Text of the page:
Experience alone will not be enough to guide Spurs all the way, but it should have this squad well prepared for what they might face along the way—and that could make a big difference.
Much has been made of the importance of the Europa League to Andre Villas-Boas' career trajectory.
This is natural considering he would likely not have got his big move to Chelsea (and subsequently Spurs) without winning it like he did in Porto—not as quickly anyway.
Just because he has won the competition once does not mean it is a guarantee Villas-Boas will do it again, but his own familiarity with the demands of the Europa League will certainly be helpful to Tottenham.
For a start he is not coming into continental football unaware, and knowing as he does the challenges of navigating past teams of varying styles from various countries, Spurs should not be unprepared for these.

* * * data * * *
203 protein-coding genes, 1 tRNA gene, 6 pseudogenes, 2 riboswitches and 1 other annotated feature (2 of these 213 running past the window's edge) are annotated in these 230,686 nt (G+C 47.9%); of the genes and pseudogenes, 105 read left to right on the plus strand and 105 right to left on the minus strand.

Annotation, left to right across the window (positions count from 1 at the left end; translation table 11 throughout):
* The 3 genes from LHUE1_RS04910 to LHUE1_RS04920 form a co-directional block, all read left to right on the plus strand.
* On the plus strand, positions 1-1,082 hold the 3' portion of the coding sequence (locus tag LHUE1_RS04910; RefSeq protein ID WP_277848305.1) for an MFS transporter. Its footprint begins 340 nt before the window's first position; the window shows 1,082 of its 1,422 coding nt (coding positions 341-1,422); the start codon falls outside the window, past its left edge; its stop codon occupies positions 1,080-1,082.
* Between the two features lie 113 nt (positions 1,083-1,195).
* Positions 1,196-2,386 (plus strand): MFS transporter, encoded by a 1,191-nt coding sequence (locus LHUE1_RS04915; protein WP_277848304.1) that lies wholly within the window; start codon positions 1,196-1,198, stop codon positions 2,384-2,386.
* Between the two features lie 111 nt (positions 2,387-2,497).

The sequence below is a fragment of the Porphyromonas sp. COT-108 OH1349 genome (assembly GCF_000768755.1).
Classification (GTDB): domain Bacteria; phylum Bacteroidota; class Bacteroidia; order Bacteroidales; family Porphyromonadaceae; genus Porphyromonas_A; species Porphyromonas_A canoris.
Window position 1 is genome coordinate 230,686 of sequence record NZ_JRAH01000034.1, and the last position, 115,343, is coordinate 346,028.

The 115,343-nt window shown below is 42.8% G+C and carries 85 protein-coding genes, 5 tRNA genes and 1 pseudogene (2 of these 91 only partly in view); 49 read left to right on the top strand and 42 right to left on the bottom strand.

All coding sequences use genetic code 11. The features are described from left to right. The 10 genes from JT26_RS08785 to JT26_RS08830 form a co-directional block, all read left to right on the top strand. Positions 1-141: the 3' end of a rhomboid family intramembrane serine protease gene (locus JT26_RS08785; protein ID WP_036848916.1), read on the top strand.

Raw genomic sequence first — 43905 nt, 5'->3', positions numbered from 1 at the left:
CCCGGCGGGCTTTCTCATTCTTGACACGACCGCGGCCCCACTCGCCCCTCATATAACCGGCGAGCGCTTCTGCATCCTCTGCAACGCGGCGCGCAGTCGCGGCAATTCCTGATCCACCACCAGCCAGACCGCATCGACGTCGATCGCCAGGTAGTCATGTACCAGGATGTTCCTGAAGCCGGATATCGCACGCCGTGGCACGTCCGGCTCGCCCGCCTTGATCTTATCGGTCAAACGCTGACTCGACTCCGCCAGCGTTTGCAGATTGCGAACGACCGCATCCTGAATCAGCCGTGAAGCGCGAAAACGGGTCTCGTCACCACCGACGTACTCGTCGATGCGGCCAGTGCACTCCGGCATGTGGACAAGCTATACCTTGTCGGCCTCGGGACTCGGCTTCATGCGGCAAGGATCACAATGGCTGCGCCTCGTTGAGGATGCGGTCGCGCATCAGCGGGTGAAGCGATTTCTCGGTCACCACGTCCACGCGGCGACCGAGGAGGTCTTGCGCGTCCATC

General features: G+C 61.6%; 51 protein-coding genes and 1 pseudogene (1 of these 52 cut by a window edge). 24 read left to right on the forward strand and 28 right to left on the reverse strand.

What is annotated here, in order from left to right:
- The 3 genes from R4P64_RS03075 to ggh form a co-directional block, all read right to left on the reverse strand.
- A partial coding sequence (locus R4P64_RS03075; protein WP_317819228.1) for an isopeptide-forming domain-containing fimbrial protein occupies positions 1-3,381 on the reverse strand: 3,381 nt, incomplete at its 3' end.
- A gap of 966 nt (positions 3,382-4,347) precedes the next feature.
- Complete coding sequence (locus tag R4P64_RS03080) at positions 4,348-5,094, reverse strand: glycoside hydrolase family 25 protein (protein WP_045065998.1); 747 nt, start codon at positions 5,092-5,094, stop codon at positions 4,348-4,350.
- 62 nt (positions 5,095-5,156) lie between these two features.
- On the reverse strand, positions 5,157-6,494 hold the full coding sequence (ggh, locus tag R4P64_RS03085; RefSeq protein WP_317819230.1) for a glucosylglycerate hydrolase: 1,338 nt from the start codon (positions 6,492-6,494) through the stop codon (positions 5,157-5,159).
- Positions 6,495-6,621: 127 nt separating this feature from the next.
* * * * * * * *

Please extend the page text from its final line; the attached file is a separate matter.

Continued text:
Less tangibly it is the experience of having been there and done that which may dividends.
The Tottenham squad has seemingly responded well to Villas-Boas' style and methods so far, so there is little reason not to believe they will not absorb any pertinent recollections of his own past he feels appropriate to share.
This will not be a deciding factor in Tottenham going all the way, but it is one of several little things that can help.
Sandro in action against AC Milan back in 2011.
A couple of pages previously we looked at how the players' previous experience in Europe might apply to them succeeding this time around.
On a similar note, this applies in the respect that as a group, this is good a shot as they have ever had to win a major trophy.